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Private Equity, Public Poverty

Kim Phillips-Fein, interviewed by Sam Needleman
“What happens when the owners of wealth cease to have any broader social interest at all?”
Kim Phillips-Fein

Kim Phillips-Fein

This article is part of a regular series of conversations with the Review’s contributors; read past ones here and sign up for our e-mail newsletter to get them delivered to your inbox each week.

In “Conspicuous Destruction,” an essay published in the October 19 issue of the Review, Kim Phillips-Fein reviews two books on the past, present, and future of private equity in the United States: Plunder: Private Equity’s Plan to Pillage America, by Brendan Ballou, and These Are the Plunderers: How Private Equity Runs—and Wrecks—America, by Gretchen Morgenson and Joshua Rosner. “In the take-no-prisoners style of the Progressive Era’s muckraking reporters,” she writes, “each book provides an impassioned rebuke of the men (they’re mostly men) and women who have profited from private equity.”

As a historian of American politics, labor, and capital, Phillips-Fein is well-equipped to assess this “scandal of looting.” Her book Fear City: New York’s Fiscal Crisis and the Rise of Austerity Politics (2017) tells the story of New York City’s near bankruptcy in 1975 and its subsequent austerity program. Fear City was a finalist for the Pulitzer Prize and established her as one of the leading historians of twentieth-century New York, the subject of her earlier essays for the Review. After teaching for many years at New York University, last year Phillips-Fein was named the Robert Gardiner–Kenneth T. Jackson Professor of History at Columbia, where she earned her Ph.D.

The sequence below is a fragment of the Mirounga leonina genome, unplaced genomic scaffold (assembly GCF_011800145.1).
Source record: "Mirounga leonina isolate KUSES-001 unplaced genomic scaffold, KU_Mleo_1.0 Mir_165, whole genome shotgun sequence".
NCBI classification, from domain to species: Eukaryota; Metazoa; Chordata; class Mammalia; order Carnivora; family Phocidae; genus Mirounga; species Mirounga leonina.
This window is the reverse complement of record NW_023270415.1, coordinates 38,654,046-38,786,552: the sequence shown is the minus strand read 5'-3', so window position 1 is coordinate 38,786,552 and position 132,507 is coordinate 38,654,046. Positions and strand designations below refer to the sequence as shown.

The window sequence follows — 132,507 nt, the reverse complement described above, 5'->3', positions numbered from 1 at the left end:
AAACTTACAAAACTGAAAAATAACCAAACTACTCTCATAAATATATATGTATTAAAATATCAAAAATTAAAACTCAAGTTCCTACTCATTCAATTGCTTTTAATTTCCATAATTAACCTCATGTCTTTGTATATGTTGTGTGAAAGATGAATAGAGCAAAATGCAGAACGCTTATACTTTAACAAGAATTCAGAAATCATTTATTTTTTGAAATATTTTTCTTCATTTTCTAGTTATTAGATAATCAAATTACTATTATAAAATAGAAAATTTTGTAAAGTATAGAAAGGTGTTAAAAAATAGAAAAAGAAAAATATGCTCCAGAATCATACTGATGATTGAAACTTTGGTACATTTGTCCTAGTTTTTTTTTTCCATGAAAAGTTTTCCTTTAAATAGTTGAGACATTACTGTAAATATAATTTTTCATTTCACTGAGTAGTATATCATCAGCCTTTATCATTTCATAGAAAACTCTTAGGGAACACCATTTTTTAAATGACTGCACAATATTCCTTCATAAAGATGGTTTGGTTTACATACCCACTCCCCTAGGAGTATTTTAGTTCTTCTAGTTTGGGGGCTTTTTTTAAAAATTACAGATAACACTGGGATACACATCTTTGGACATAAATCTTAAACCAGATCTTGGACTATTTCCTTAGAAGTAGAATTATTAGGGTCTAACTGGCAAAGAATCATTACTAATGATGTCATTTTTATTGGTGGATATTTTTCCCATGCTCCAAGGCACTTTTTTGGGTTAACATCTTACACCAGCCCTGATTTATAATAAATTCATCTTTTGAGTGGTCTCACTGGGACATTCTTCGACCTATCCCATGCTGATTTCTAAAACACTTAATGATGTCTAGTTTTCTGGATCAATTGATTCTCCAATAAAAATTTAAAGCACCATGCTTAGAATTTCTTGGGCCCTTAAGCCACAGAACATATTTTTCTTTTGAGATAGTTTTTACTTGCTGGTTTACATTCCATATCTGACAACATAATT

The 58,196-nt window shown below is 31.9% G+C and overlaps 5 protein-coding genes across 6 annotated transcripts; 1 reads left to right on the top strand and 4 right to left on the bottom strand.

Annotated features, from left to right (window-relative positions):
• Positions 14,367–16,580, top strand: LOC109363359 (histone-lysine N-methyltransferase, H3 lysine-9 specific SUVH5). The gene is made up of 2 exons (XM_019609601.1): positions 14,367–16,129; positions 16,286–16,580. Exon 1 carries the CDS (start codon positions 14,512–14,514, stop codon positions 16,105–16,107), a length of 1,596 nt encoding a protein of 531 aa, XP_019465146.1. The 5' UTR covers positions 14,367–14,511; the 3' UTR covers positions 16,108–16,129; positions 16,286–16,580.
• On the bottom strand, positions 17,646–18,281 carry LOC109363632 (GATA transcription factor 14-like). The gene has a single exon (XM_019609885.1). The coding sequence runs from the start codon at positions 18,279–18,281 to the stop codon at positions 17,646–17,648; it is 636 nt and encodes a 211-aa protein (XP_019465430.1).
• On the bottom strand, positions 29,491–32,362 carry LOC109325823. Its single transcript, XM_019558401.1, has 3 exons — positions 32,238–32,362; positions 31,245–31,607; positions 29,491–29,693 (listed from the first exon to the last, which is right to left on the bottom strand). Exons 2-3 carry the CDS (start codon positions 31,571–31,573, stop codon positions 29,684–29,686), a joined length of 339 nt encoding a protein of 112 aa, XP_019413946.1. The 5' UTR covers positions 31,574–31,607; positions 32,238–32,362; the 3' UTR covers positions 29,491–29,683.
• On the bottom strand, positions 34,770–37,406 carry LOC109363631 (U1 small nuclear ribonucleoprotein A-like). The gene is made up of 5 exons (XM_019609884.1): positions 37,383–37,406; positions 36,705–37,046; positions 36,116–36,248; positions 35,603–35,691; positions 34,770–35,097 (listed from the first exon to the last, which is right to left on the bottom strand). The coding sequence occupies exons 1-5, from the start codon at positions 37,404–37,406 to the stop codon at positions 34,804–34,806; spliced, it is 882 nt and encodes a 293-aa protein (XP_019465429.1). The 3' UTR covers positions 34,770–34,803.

Sam Needleman: Why did you decide to become a historian?

Kim Phillips-Fein: I came to history through journalism and politics. While in college at the University of Chicago, I did a lot of freelance writing for publications such as The Baffler, In These Times,and the Chicago Reader, much of it about the history of the city. This was in the late 1990s, and celebrations of capitalism and the free market were everywhere, from the university’s economics department to Bill Clinton’s White House to the ever-rising stock market—a jarring contrast with conditions on the South Side of Chicago. To develop a clearer and deeper understanding of those political, economic, cultural, and intellectual problems, I began to think it was necessary to study history.

Could you briefly explain what, exactly, private equity is?

In the traditional corporate model, a company is owned by a large group of investors but managed by a small group of executives. The fear is that these executives will grow complacent and stop maximizing the firm’s profitability. That’s the problem that private equity is supposed to solve. Private equity funds take investors’ money and supplement it with debt to purchase public companies and remove their shares from the stock market, or “take them private.” The fund manages the company with the goal of selling its appreciated shares back to the public. Usually the fund promises investors and owners very high returns.

The books that I wrote about in my essay detail a wide range of problems with private equity’s model. Most crucially, it privileges the fund’s short-term profit over the long-term gain of the company that has been acquired, to say nothing of the people who work for that company or who rely on its services. At the heart of private equity is the question of what happens when the owners of wealth cease to have any broader social interest at all.

You explain in your review that companies controlled by private equity account for at least $7.5 trillion in assets and employ more than 11 million people in the United States, a number that increased by one third between 2018 and 2022. How do you explain private equity’s meteoric rise in this country?